Monday, May 26, 2014

The Thames Tunnel

The picture posted earlier was from the Thames Tunnel, once described as the 8th wonder of the world.

It was the first tunnel built under a navigable river, constructed way back between 1825 and 1843 by the 20 year old Isambard Kingdom Brunel and his dad, Sir Marc.

It almost killed him. There were several floods and half a dozen workers were downed, and when we went through there was an ominous sound of water trickling from somewhere:
It's rare you have a chance to walk through as its currently used by the London Overground railway and there could be a bit of shock for visitors even if you weren't hit by a thundering train:
It was never used for its intended purposes, which was horses and carts, as they ran out of money before they could build the spiral ramp down. In fact finishing the tunnel itself was a bit touch and go before Brunel had the great idea of holding an investor's dinner actually in the half completed tunnel complete with brass band.

So after it finally got built it was eventually taken over by the world's oldest underground railway, the tube.

It took about fifteen minutes to walk to north London and another fifteen minutes back again, passing this plaque:
It really is remarkable bit of engineering for such a long time ago.

And the reason for all that effort, the piles of money and the death of the workers?

The docks, filled with thousands upon thousands of ships, whose tall masts prevented a bridge being built but drove demand for better transport links between south and north of the river.

Even deep underground you can't escape London's maritime history.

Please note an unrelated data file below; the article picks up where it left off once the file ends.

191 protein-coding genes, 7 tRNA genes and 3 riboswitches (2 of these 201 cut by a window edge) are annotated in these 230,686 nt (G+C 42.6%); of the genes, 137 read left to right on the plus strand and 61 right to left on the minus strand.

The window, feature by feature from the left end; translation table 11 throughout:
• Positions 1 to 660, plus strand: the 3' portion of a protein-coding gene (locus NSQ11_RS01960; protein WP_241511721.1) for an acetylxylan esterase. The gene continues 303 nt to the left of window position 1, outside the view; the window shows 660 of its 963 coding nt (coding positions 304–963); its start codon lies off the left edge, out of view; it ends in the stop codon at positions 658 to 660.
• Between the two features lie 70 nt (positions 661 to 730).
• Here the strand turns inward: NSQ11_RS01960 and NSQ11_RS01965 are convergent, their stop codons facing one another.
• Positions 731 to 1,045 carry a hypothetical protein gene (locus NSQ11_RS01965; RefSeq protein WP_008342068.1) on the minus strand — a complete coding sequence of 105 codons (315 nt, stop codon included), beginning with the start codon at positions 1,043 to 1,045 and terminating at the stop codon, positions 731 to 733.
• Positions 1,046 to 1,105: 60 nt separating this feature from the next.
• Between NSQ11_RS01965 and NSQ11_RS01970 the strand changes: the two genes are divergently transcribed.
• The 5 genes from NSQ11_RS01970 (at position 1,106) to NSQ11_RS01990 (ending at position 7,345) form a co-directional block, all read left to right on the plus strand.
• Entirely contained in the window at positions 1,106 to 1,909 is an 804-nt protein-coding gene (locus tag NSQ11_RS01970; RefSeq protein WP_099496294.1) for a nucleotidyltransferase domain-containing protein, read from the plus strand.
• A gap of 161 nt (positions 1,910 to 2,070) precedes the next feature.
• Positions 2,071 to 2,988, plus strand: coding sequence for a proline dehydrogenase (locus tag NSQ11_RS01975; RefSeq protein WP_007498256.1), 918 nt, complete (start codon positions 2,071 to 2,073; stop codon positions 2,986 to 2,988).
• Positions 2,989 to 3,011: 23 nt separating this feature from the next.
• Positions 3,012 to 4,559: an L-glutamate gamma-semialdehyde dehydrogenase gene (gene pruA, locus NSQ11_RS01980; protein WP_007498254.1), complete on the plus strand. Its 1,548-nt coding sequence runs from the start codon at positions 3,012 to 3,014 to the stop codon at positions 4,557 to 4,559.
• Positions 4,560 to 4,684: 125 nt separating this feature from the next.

Update 1: there's a BBC video from inside the tunnel here.

Update 2: the ITV news article on the tunnel walk seems to have difficulty with the concept of 18th vs. 19th century.


O Docker said...

Glad you made it through without becoming part of London's maritime history.

Friends of ours are Brunel fans and organized a recent tour of the UK around visits to some of his more famous works. There are, apparently, quite a few monuments and plaques in his honor scattered about.

I think we came across one in Portsmouth.

JP said...

In a recent public survey of who was the "Greatest" Briton Brunel came second only to Churchill.

Doc Häagen-Dazs said...

Hey JP. I gotto see the Thames a couple years ago. If only just from from the banks! I felt I was standing on holy ground.

JP said...

If you get too close to the Thames it turns into very muddy ground. And sometimes you don't know what's under the mud - there are all sorts of tunnels, some secret, going underneath the river.

bonnie said...


JP said...

I visited the Brunel museum the week before on the Thames walk to Greenwich and it was full of fascinating facts.

For example the earth that was taken out was re-used to make the bricks that lined the tunnel.

And after the flooding Brunel himself was lowered to the bottom of the Thames in a diving bell so he could drop sand bags on the leak